Several coins were based on the shekel, the two most notable being the beka, one-half a shekel, which was the temple tax paid by every Jew regardless of where they lived, and the pondion, one-twelfth of a shekel. The pondion was the customary pay for an hour of labor. As the typical workday was twelve hours from six in the morning to six in the evening, the pondion was frequently used to pay day laborers for several hours of work. The mina is also mentioned several times in the New Testament and was equivalent to fifty or sixty shekels. There is some debate as to the value of a mina, although the most common correlation is sixty shekels. The most expensive value was the talent and set to be equivalent to sixty minas. This, interestingly, was not a coin but a weight of precious metal; bronze, silver, or gold.

When the Jews returned from Babylon, they brought with them concepts of banking and business enterprise. “Money and commerce became more important to the Jews after the exile because they were no longer as dependent on agriculture as they once were; others controlled the land.” [xiii] Banks at the time of Jesus were fairly simple organizations when compared to the modern institution. The government had little or nothing to do with banks; rather these were private enterprises. Banks dealt with loans, borrowing, issuing notes, letters of credit, and conducting foreign currency exchange. A common practice was for a wealthy individual to invest money in a bank. In return, the bank would invest the funds in businesses, loans, and the like, generating income for those owning the bank and the investor. The parables of The Talents and The Money refer to this technique of investing funds. Taxation of various sorts and the process of purchasing items with different currencies meant that some mechanism was in place to exchange money of different nations or regions. This was particularly acute in Jerusalem where pilgrims from across the world would come to the temple to purchase and then offer sacrifices. “Not infrequently the twofold business of money-changing and banking was combined. Such 'bankers' undertook to make payments, to collect money and accounts, to place out money at interest - in short, all the ordinary business of this kind.” [xiv]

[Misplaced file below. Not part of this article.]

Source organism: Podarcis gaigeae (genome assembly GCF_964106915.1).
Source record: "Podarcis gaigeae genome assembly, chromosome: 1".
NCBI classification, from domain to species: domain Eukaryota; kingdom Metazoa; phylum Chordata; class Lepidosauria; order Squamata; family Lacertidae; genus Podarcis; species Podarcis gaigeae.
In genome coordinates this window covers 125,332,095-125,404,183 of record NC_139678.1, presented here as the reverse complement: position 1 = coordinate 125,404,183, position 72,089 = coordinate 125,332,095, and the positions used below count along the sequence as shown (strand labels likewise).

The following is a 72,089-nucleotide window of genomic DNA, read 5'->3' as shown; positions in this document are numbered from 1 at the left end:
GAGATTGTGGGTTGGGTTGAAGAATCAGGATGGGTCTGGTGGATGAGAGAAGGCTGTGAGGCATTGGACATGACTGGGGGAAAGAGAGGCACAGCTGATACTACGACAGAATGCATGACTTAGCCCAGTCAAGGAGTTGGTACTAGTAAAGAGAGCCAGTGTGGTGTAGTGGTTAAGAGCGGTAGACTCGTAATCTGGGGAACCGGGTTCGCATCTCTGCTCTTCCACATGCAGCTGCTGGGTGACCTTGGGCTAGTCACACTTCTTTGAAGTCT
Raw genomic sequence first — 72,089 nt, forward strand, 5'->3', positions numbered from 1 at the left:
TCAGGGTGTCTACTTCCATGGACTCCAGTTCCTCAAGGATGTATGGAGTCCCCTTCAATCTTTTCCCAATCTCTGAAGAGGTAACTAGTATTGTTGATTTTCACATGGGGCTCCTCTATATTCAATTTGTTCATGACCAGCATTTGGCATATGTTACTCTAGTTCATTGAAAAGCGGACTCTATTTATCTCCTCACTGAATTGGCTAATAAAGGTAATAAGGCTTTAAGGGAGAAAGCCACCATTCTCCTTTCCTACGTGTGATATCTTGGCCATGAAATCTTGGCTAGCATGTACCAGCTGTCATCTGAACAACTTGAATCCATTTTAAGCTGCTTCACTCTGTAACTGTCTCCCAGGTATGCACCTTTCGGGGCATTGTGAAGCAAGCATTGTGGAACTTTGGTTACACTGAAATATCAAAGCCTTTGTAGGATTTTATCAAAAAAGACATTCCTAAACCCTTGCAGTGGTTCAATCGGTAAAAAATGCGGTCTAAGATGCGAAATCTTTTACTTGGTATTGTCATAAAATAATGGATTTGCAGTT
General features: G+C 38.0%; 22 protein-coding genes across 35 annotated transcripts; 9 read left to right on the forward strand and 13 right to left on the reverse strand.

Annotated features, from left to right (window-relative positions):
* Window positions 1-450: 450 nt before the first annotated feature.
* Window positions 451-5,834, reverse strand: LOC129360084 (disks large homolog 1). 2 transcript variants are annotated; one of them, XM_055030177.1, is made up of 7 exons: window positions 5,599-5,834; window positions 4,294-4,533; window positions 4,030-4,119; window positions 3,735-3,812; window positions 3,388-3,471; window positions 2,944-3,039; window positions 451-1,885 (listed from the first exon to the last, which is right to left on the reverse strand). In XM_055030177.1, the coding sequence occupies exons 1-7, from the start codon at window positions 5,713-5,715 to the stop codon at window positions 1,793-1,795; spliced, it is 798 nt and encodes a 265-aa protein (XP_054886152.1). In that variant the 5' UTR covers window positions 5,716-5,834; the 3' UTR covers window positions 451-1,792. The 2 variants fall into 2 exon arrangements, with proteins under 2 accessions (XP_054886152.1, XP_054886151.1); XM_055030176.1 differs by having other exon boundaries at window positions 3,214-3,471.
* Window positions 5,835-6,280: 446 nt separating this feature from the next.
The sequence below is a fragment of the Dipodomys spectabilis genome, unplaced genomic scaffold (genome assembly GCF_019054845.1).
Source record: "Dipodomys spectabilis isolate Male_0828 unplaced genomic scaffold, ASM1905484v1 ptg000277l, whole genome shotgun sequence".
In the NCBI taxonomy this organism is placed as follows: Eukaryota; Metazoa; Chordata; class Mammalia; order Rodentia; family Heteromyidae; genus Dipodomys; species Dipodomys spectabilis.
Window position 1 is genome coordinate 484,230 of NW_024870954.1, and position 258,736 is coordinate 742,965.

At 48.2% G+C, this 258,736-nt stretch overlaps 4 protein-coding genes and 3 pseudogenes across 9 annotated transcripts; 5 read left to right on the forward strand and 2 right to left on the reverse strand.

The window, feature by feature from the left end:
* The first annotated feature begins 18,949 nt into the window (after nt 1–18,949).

The Jewish nation possessed relatively little in the way of natural resources with which to trade with other nations. About the only way the nation could acquire raw materials or goods from other places was purchasing the commodities using hard currency. Toward that end, the temple tax provided necessary income to the government. Taxation, in particular, import and trade duties, provided a considerable amount of income to purchase goods and raw materials unavailable to the Jewish nation. Many essentials were imported from outside the nation's borders. This was particularly true of luxury items. Goods were imported from various nations around the Mediterranean, such as figs from Cyprus, linen and fine fabrics from Egypt and India and also from Babylon, which produced material woven from blue, purple, and scarlet material. Much of this was intended for the Temple and the garments of the priests. Frankincense, incense, cinnamon, and pepper came from Mesopotamia and Arabia. They also imported copper and iron, and in times of famine, grain and corn from Egypt. Jerusalem, because of the demands of the Temple sacrifice and religious activities, was a substantial importer. Imports included wheat, livestock, and oil. Other things that came to the holy city included wine, flour, and various other smaller animals also intended for sacrifice. Exports included olive oil, grain, wheat, and barley. Wine was also a plentiful commodity and was an export. Salt was plentiful, due largely to the Dead Sea, and this important spice was also exported to other countries.

The merchant was an integral component of economic life not only in the Promised Land but throughout the Middle East. They operated like wholesalers in that they would purchase large quantities of a product, for example, a particular spice, and divide it into smaller units for individual sales to their customers. Whether the merchant was in the country or the city, the customary practice was to barter the price of the item to be purchased. “The buyer offers a low sum for such, in his opinion, shoddy goods. The merchant asks an exorbitant price for his quality wares. Eventually, after much spirited negotiation, they reach a happy medium and the sale is made.” [xv] As there were few laws protecting the buyer from fraud or deceit, the adage “buyers beware” was particularly apt. Also, as can be inferred in the description of the society, virtually anything could be found for the right price, be it a slave from a foreign land or a sharp double-edged knife small enough to hide in the folds of a tunic.